Crepes from Loopy’s, drinks at the Players Club, Eric Lamaze winning the WEF Challenge Cup—some things you can count on every year at the Winter Equestrian Festival (WEF).
Twenty-eighteen is proving no exception.
On Thursday, Lamaze delivered the first of what will no doubt be many wins of the 2018 season, claiming victory in the $35,000 CSI2* Equinimity WEF Challenge Cup Round II with Chacco Kid. It’s a class the three-time Olympic medalist has won 25 times previously.
And his most recent victory was a decisive one at that.
Of the 109 starters, nine qualified for the jump-off. Lamaze and Chacco Kid stopped the clock at 34.68 seconds—a full two seconds faster than runner ups Emanuele Camilli (ITL), Cian O’Connor (IRL) and Paul O’Shea (IRL), all of whom incredibly crossed the timers in exactly 36.76 seconds.
The secret to Lamaze’s WEF Challenge Cup success? No down time.
The Canadian Olympian wrapped up the 2017 show season by competing at CSI5* events in Paris, France and Geneva, Switzerland in December, before relocating to Florida for the winter season.
“Every year at the start of WEF, I use a horse that is coming off Paris and Geneva; rather than give them a rest, I keep them going and compete with them in Florida as they are already in form,” explained Lamaze.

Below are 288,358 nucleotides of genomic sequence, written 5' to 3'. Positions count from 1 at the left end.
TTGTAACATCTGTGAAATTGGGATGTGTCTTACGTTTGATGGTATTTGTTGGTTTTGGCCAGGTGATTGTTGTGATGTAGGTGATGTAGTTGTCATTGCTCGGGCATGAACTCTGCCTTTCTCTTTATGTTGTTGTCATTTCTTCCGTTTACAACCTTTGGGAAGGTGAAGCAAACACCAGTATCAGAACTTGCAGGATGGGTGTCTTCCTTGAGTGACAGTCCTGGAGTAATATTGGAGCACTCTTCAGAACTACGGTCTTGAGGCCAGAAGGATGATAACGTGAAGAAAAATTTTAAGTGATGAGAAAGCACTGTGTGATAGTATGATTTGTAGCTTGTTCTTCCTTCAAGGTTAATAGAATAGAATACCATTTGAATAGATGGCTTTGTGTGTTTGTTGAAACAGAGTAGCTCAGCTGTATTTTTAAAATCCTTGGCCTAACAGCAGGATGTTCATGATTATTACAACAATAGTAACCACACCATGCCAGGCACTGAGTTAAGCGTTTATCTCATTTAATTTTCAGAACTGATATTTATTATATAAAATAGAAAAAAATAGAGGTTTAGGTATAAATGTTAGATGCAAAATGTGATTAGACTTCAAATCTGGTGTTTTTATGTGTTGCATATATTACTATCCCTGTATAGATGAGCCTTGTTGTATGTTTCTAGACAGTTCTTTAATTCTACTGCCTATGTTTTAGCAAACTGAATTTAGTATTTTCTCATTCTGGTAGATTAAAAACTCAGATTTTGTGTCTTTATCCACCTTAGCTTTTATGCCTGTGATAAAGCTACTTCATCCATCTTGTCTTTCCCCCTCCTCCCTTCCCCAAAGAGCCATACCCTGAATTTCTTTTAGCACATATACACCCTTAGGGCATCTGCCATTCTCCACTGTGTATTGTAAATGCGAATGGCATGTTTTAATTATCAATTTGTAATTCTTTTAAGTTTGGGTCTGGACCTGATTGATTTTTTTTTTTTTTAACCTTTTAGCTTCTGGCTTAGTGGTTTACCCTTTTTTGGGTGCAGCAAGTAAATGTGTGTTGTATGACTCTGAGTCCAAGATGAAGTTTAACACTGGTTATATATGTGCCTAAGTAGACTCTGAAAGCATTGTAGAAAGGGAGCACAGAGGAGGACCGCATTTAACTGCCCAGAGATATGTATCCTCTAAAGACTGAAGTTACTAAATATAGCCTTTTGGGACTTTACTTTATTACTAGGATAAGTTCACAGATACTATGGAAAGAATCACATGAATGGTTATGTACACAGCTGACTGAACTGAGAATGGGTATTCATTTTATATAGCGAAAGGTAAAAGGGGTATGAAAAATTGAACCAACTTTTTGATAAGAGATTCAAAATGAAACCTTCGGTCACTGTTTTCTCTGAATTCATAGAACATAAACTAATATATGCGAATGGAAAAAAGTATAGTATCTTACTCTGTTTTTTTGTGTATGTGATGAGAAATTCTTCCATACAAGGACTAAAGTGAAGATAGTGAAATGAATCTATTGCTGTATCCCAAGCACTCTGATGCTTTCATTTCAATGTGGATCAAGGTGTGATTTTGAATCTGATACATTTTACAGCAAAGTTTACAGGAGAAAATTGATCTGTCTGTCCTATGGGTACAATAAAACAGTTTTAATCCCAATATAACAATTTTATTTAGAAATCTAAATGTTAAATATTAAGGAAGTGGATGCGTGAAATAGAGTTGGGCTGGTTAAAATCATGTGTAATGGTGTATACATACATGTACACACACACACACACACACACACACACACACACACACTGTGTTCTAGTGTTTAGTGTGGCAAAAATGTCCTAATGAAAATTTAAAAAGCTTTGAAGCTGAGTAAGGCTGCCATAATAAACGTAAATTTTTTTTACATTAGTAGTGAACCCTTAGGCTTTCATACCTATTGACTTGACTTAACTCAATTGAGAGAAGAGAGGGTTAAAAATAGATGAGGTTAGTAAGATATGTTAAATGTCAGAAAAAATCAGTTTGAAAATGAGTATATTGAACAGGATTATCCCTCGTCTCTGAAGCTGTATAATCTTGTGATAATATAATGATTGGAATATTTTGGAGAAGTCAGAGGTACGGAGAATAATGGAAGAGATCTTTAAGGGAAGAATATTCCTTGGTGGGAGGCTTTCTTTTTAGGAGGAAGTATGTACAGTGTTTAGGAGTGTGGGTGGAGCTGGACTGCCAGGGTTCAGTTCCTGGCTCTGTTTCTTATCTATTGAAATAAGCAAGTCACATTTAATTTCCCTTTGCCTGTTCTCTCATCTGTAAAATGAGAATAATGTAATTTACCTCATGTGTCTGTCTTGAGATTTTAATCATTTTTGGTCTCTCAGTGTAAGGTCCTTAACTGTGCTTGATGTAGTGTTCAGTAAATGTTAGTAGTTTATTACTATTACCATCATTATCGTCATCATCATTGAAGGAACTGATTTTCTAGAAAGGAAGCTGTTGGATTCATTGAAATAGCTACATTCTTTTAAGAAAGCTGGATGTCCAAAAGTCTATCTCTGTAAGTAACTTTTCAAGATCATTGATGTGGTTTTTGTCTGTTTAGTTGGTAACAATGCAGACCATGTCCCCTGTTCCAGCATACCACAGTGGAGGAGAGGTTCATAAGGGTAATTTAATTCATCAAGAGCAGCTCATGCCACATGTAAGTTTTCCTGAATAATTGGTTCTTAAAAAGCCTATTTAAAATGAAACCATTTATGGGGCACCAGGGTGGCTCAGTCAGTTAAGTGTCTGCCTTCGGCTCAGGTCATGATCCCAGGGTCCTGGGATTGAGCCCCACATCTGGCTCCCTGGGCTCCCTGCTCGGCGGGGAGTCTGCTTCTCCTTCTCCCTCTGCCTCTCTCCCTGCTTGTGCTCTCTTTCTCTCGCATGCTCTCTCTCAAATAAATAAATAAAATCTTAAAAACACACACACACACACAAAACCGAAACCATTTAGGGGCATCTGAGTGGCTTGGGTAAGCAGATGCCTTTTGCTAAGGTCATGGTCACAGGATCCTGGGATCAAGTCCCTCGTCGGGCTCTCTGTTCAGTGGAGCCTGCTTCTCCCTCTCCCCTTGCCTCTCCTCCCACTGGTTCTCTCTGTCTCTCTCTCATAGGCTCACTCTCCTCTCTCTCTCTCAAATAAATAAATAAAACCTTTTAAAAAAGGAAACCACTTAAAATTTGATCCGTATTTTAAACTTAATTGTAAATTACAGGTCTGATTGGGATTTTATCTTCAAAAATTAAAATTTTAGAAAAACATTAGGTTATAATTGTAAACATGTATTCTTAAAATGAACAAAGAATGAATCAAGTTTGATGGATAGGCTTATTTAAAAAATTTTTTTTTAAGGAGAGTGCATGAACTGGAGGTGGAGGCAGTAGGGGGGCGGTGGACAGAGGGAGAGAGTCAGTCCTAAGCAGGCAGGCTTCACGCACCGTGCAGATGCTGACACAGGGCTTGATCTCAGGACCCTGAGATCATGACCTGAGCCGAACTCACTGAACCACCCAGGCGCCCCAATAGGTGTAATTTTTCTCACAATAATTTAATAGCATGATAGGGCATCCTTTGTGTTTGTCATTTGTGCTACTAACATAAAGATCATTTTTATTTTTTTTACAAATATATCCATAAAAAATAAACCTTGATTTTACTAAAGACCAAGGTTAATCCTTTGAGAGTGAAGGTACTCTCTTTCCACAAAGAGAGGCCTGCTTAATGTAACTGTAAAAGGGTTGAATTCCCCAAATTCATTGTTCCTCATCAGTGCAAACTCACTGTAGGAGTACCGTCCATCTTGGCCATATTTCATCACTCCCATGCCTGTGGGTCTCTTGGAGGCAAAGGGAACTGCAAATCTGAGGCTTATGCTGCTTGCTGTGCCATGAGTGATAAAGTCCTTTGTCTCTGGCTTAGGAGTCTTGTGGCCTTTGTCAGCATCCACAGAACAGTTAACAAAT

“For a lot of the riders, their horses have been on a lay-off. Today’s class was very competitive with 109 starters, but it was nice for Chacco Kid to do a round at a lower height of 1.45m than he was jumping in Paris and Geneva. When it comes to the jump-off, he has the experience going fast, I know him well, and I don’t mind taking some risks that perhaps a year ago I wasn’t comfortable doing.”
Don’t look for any breaks in Lamaze’s hectic show schedule any time soon, either.
The 49-year-old rider is cutting short his Wellington circuit this year to
give another rider the chance to win the WEF Challenge Cup target the Dutch Masters in ‘s-Hertogenbosch, Holland and the Global Champions Tour in Mexico City in March.
“Of course, we have World Championships to think about this year as well,” said Lamaze. “You try to target one or two horses towards that, keep competing, and pick the one that is performing the best at the time.”
Presumably, it’ll be the one not enjoying a long nap.